1930: Detainee was offered water but he refused it. He was taken to the latrine. Medical Representative weighed detainee and logged detainee’s weight at 119 pounds. He was 123 pounds with the three piece suit.2000: Detainee ate two cheese filled pretzels and when he was given his meal he accepted it and began to eat. He devoured all of his MRE.

2030: Detainee was exercised for good circulation and overall good health. He was also taken to the latrine. He was offered water but he refused.

2140: Detainee was offered water; he refused to take the water. He was taken to the latrine; he did not use it. He stood at the door and waited until we allowed him to return to the interrogation booth.

2230: Detainee was taken to bathroom. Detainee urinated on himself as he was being taken to the latrine. Detainee was allowed to clean himself while in the bathroom. He was offered water and refused.

2307: Detainee was exercised.

2339: Medical representative took detainee’s pulse rate and vital signs. She said they were all normal. Detainee was taken to the latrine. He refused water.


In this single day log record, several core characteristics of the Total Theater of psychological torture are in play: learned helplessness; the three Ds of Dependency, Debility and Dread; sensory disorientation; assault on cultural values. Also, the presence of the corpsman “checking vitals” recalls the structure of the Milgram experiments, in which the assurance of scientific authority is crucial to retaining the unquestioning obedience of other players within the scene.

Of particular note is the minimal amount of time devoted to actual interrogation. Instead, we see the “running” of a number of “approaches” and “themes”. From the structure of this log, it would appear that the experience of detainee 063 has far less to do with intelligence gathering than with recording behavioral data for the future of psychological operations, that is, the breaking of the will to resist. Interrogation provides the structural context for ongoing experiments in the permanent “no touch” disintegration of the psyche.

Other “approaches” used on detainee 063 on other days included forcing him to wear a bra; placing a thong over his head; forcing him to perform dog tricks; forced to submit to an enema; forced nudity in the presence of female torturers; referring to his mother and sisters as whores. A more complete record has been compiled by the detainee’s attorney, Gitanjali S. Gutierrez. Despite substantial documentary evidence of US official complicity, not a single person has been held accountable for this appalling catalogue of abuse.


Total Theater

In their frequently cited 1992 study titled “Torture: Psychiatric sequelae and phenomenology”, Otto Doerr-Zegers et al. evaluate the long term psychiatric symptoms resulting from torture experienced by their subjects in Chile during the brutal rule of Augusto Pinochet.


Beyond the anticipated acute post-traumatic disorder, they note deep personality changes in numerous cases, with symptoms not unlike those found among patients suffering from schizophrenia, severe depression and psychosis. Such symptoms include a marked impoverishment of psychic life; a significant degradation of various personal and professional competences; “mistrust bordering on paranoia”; and a general loss of willingness to engage in life, resulting in “a tired human being, relatively uninterested and unable to concentrate.”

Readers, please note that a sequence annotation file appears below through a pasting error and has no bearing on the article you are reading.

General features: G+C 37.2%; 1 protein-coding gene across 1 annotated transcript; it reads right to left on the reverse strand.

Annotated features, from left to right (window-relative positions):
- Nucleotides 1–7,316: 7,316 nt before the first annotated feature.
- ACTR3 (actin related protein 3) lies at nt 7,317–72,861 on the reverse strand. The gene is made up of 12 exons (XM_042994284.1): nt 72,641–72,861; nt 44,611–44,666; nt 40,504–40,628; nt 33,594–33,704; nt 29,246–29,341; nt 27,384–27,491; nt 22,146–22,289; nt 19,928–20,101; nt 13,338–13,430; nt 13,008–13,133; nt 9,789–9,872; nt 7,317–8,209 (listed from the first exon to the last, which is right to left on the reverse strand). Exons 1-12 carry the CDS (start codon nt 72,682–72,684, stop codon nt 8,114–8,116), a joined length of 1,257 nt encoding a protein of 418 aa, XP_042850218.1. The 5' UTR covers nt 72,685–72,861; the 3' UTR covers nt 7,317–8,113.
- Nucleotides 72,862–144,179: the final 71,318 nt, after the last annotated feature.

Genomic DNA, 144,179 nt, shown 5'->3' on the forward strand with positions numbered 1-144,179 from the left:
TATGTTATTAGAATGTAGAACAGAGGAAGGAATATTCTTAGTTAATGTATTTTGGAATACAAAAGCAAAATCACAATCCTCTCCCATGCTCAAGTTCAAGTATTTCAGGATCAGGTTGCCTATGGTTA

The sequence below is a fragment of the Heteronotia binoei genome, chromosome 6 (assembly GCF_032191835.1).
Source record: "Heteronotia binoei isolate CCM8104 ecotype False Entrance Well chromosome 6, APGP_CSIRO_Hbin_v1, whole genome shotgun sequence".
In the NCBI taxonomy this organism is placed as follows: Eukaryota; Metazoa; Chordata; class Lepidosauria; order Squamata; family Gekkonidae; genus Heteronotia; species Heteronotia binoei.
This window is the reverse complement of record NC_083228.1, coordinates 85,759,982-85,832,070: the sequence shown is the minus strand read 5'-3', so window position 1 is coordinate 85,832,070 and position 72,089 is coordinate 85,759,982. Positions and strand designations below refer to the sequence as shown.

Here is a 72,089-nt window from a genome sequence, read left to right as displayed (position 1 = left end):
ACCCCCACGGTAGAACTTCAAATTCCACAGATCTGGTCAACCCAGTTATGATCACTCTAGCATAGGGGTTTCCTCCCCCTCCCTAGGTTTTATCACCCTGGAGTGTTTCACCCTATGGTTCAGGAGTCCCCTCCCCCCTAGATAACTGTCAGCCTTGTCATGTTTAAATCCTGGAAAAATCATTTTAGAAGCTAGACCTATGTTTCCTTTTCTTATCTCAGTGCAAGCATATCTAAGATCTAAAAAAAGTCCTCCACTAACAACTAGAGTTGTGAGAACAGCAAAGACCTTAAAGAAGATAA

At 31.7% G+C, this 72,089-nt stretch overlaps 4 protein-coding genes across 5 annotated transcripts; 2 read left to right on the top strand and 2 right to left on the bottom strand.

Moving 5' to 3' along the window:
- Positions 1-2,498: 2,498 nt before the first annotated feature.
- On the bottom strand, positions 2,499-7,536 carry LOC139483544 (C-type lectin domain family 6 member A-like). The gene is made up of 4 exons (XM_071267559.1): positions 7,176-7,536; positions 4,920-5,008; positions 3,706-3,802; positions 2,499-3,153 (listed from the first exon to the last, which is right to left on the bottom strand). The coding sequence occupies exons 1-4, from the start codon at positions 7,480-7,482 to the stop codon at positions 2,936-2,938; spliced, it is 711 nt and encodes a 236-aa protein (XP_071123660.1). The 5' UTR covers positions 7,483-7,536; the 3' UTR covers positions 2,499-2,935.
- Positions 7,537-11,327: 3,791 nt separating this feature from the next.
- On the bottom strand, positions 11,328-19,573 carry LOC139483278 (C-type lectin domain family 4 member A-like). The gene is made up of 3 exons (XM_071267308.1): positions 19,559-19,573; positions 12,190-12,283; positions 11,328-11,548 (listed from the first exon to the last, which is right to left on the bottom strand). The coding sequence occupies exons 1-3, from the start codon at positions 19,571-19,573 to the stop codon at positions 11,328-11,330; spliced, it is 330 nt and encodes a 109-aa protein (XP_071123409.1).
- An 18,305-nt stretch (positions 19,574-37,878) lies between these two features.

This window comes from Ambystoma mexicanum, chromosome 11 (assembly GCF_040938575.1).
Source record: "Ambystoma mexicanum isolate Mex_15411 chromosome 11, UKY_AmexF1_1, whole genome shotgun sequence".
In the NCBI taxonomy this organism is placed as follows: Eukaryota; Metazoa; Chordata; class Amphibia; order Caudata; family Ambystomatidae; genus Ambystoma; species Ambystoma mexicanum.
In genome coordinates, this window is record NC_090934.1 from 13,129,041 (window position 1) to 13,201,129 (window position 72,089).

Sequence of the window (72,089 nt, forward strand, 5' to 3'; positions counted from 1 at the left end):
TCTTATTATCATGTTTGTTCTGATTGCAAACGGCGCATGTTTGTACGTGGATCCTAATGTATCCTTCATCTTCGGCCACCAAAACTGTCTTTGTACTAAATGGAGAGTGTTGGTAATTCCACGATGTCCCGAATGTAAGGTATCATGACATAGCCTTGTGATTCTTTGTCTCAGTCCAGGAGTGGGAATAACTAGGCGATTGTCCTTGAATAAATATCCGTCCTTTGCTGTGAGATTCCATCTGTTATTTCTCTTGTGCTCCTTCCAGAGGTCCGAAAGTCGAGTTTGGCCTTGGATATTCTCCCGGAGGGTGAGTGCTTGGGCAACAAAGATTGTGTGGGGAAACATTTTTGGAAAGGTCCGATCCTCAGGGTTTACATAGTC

Doerr-Zegers and his associates are led to the central question:  What in torture makes possible a change of such nature that it appears similar to psychotic processes and to disorders of organic origin?

They then focus on the phenomenology of the torture situation as presenting a sort of Total Theater, a theater in which the victim’s sense of self, time and space all come under extreme stress at the same time. The detention cells and interrogation rooms are highly staged, complete with remotely controlled lighting and sound, and coordinated to induce persistent feelings of dread and disorientation.

Basic human needs are controlled and disrupted to maximize confusion and collapse all autonomous existential platforms, which are then replaced, plank by plank, with a new platform of defenseless dependence and subservience to the theater’s omnipotent directors. Prior conceptions of the the world — such as the strong commitment to the rule of law within Chilean society – are also shattered, leaving the victim even more isolated and displaced.

Critical features within the perverse dramaturgy of Torture Theater include:


1.   The extreme asymmetry of power.

2.   Victim is known and named; torturer is not.

3.   The painful double bind of either enduring “treatment” or betraying others (often falsely).

4.   The constant infliction of destabilizing fictions such as mock executions and reports of harm to loved ones.

5.   Confinement in spaces chosen or designed to convey entrapment, narrowness, constraint and dehumanization.

6.   Manipulation of time such that treatments appear to be without end; disruption of any sort of structure to days or nights; disturbance of sleep, eating and other basic requirements.

Official denials further exacerbate and perpetuate damage performed within the Torture Theater, once the victim is released from the “play”. Because those who have not attended the theater cannot believe that such things could ever happen in a society purportedly governed by the rule of law, the suffering of the victim is compounded by their inability to testify to their ordeal or to seek justice.

Of course, in Chile and elsewhere, the truth eventually forced its way into the sun, due to the heroic efforts of victims and their families, who refused to accept institutionalized silence.


Alfred McCoy in A Question of Torture and Michael Otterman in American Torture both meticulously trace the scientific and legal-political genesis of torture as Total Theater, and its implementation and refinement during the years following the events of September 11, 2001. We find it curious that there have been few subsequent studies of torture psychiatric sequelae, given the numerous provocative lines of enquiry opened by Doerr-Zegers et al., as well as the proliferation of victims in recent years. Possibly such research is not considered likely to enhance one’s academic career?

Finally, we are intrigued by the suggestion that torture results in symptoms not dissimilar to those found in subjects whose brains have some organic disorder. Might the impact of the trauma be so severe that post-torture brains actually resemble something closer to a Traumatic Brain Injury?